UK's design graduate develops fish scale bioplastic as an alternative for single-use plastic
The product 'MarinaTex' has also won 2019's James Dyson Award. The unique bioplastic looks like regular plastic, but unlike the latter, it can be consumed by a fish if it threw into the ocean.
Lucy Hughes who is a product design graduate from the University of Sussex has invented a biodegradable material from fish waste and algae as a replacement for single-use plastic sheets.
The product 'MarinaTex' has also won 2019's James Dyson Award. The unique bioplastic looks like regular plastic, but unlike the latter, it can be consumed by a fish if it threw into the ocean. It is made up of a translucent material and is more effective than low-density polyethene.
It can be a great alternative to various plastic products like carry bags, sandwich packs and other packaging products. The material is biodegradable in 4-6 weeks naturally. The temperature needed for the production is below 100 degrees. Hughes had created MarinaTex as a final year project at the university. She was intrigued to develop something out of waste products.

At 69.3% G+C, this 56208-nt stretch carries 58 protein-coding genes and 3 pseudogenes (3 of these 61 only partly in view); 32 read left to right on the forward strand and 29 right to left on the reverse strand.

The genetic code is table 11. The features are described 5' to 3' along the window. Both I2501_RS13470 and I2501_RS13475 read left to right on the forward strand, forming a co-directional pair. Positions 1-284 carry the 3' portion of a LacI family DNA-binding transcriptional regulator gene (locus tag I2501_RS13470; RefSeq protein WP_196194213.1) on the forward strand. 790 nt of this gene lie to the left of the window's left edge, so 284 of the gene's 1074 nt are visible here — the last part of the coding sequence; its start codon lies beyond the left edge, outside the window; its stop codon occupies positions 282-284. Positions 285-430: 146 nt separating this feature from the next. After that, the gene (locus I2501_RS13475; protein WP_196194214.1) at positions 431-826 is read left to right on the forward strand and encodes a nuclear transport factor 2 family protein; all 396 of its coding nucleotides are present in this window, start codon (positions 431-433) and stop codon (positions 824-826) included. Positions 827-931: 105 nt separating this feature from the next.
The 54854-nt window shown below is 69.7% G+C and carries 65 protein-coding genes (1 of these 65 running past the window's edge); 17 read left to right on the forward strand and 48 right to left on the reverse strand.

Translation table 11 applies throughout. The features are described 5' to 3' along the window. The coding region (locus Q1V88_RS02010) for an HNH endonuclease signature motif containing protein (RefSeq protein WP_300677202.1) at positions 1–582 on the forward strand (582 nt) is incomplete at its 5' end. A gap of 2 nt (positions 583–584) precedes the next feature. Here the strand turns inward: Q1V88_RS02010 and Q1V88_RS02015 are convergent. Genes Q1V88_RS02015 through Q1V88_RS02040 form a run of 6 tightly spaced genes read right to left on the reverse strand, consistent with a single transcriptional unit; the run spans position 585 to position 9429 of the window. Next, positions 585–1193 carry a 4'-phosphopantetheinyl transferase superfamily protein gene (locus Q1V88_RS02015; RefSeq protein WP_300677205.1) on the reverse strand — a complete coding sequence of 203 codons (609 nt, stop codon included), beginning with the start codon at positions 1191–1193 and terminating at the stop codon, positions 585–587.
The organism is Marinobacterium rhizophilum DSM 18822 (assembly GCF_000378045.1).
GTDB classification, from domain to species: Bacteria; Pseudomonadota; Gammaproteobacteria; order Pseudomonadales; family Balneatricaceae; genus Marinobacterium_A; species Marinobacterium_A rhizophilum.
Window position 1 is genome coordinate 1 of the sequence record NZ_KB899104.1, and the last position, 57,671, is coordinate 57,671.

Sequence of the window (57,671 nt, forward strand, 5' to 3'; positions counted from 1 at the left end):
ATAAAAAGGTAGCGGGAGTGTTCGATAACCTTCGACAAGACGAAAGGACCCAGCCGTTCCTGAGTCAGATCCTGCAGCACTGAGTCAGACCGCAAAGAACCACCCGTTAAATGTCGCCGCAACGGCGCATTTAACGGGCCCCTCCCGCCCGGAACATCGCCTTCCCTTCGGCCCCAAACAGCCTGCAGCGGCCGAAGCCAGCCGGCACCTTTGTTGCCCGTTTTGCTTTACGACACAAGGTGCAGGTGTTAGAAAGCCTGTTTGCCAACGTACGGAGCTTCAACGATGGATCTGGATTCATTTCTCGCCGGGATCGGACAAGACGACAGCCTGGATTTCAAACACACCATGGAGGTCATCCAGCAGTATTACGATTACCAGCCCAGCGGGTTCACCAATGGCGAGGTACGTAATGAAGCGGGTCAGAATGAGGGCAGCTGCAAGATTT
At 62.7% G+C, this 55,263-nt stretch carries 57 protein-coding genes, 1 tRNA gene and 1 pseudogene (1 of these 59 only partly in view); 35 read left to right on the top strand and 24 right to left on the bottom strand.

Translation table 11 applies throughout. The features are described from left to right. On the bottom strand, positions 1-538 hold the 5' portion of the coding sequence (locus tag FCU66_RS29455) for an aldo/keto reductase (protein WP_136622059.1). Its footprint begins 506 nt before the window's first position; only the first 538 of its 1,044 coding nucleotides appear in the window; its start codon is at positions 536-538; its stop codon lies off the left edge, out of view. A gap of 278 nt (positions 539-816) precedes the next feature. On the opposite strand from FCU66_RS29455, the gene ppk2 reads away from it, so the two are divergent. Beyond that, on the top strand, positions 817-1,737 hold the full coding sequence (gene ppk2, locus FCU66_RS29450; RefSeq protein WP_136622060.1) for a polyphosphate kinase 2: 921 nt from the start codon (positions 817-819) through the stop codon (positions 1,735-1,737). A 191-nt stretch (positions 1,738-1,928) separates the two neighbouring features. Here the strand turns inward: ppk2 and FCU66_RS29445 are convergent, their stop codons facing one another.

Later through a university tutor, the young girl reached out to MCB Seafoods which is a fish processing plant and a wholesaler in Newhaven, England. After taking a plant tour, she classified various waste streams to work with like fishes' waste, blood, crustacean and shellfish exoskeletons. After researching for a couple of months, she worked on fish skins and scales as both have more strength.
As per the official website, the product has undergone 100 different experiments. The website reads, "Another unique feature about the material is that it is partly comprised of a waste stream. This reduces strain on resources and diverts waste from landfill. It is also part of a sea plant. This crop does not need freshwater or fertilisers to grow and locks in carbon. Furthermore, the material has been shown to have a higher tensile strength than LDPE at the same thifresh wateris shows that the sustainable option does not sacrifice quality".